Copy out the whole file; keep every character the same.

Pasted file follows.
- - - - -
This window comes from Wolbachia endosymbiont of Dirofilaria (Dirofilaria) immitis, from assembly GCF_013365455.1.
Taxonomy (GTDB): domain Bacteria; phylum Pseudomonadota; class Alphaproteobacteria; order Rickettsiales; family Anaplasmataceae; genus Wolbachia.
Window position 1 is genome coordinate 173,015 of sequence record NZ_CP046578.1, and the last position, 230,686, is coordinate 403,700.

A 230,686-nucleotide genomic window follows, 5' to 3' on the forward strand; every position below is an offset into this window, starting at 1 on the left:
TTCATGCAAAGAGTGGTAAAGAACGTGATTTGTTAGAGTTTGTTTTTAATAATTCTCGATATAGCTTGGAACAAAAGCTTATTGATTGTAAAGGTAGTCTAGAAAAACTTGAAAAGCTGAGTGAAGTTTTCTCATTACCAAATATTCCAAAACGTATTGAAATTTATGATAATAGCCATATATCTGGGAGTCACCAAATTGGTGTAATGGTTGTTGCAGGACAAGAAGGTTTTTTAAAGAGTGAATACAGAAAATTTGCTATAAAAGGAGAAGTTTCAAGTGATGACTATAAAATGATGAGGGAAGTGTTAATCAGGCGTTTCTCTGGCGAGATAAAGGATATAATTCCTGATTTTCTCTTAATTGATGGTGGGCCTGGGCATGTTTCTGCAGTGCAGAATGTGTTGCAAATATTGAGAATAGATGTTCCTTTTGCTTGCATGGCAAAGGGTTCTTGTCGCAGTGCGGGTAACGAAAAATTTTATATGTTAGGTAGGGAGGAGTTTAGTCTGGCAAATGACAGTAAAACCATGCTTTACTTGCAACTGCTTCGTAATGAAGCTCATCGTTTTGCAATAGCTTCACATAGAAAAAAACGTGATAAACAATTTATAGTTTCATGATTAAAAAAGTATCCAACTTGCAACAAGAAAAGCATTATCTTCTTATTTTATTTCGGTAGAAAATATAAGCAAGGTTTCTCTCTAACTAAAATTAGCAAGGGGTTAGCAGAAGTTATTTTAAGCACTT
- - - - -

This window comes from Wolbachia endosymbiont of Dirofilaria (Dirofilaria) immitis, from assembly GCF_013365455.1.
Taxonomy (GTDB): domain Bacteria; phylum Pseudomonadota; class Alphaproteobacteria; order Rickettsiales; family Anaplasmataceae; genus Wolbachia.
Window position 1 is genome coordinate 173,015 of sequence record NZ_CP046578.1, and the last position, 230,686, is coordinate 403,700.

A 230,686-nucleotide genomic window follows, 5' to 3' on the forward strand; every position below is an offset into this window, starting at 1 on the left:
TTCATGCAAAGAGTGGTAAAGAACGTGATTTGTTAGAGTTTGTTTTTAATAATTCTCGATATAGCTTGGAACAAAAGCTTATTGATTGTAAAGGTAGTCTAGAAAAACTTGAAAAGCTGAGTGAAGTTTTCTCATTACCAAATATTCCAAAACGTATTGAAATTTATGATAATAGCCATATATCTGGGAGTCACCAAATTGGTGTAATGGTTGTTGCAGGACAAGAAGGTTTTTTAAAGAGTGAATACAGAAAATTTGCTATAAAAGGAGAAGTTTCAAGTGATGACTATAAAATGATGAGGGAAGTGTTAATCAGGCGTTTCTCTGGCGAGATAAAGGATATAATTCCTGATTTTCTCTTAATTGATGGTGGGCCTGGGCATGTTTCTGCAGTGCAGAATGTGTTGCAAATATTGAGAATAGATGTTCCTTTTGCTTGCATGGCAAAGGGTTCTTGTCGCAGTGCGGGTAACGAAAAATTTTATATGTTAGGTAGGGAGGAGTTTAGTCTGGCAAATGACAGTAAAACCATGCTTTACTTGCAACTGCTTCGTAATGAAGCTCATCGTTTTGCAATAGCTTCACATAGAAAAAAACGTGATAAACAATTTATAGTTTCATGATTAAAAAAGTATCCAACTTGCAACAAGAAAAGCATTATCTTCTTATTTTATTTCGGTAGAAAATATAAGCAAGGTTTCTCTCTAACTAAAATTAGCAAGGGGTTAGCAGAAGTTATTTTAAGCACTT